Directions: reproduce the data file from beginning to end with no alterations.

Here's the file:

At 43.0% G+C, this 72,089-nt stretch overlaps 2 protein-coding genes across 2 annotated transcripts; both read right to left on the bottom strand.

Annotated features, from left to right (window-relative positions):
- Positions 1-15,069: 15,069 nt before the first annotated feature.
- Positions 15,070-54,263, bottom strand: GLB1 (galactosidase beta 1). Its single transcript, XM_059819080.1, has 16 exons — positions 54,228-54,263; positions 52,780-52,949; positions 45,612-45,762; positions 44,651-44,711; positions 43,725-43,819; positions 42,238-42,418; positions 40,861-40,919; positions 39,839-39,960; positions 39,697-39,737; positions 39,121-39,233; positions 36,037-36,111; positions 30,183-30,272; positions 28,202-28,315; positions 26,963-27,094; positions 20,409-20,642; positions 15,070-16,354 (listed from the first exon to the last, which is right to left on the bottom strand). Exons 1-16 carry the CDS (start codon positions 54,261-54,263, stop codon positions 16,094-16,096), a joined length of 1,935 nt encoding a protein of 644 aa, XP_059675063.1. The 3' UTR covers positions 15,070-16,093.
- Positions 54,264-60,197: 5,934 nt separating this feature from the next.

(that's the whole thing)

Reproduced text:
At 43.0% G+C, this 72,089-nt stretch overlaps 2 protein-coding genes across 2 annotated transcripts; both read right to left on the bottom strand.

Annotated features, from left to right (window-relative positions):
- Positions 1-15,069: 15,069 nt before the first annotated feature.
- Positions 15,070-54,263, bottom strand: GLB1 (galactosidase beta 1). Its single transcript, XM_059819080.1, has 16 exons — positions 54,228-54,263; positions 52,780-52,949; positions 45,612-45,762; positions 44,651-44,711; positions 43,725-43,819; positions 42,238-42,418; positions 40,861-40,919; positions 39,839-39,960; positions 39,697-39,737; positions 39,121-39,233; positions 36,037-36,111; positions 30,183-30,272; positions 28,202-28,315; positions 26,963-27,094; positions 20,409-20,642; positions 15,070-16,354 (listed from the first exon to the last, which is right to left on the bottom strand). Exons 1-16 carry the CDS (start codon positions 54,261-54,263, stop codon positions 16,094-16,096), a joined length of 1,935 nt encoding a protein of 644 aa, XP_059675063.1. The 3' UTR covers positions 15,070-16,093.
- Positions 54,264-60,197: 5,934 nt separating this feature from the next.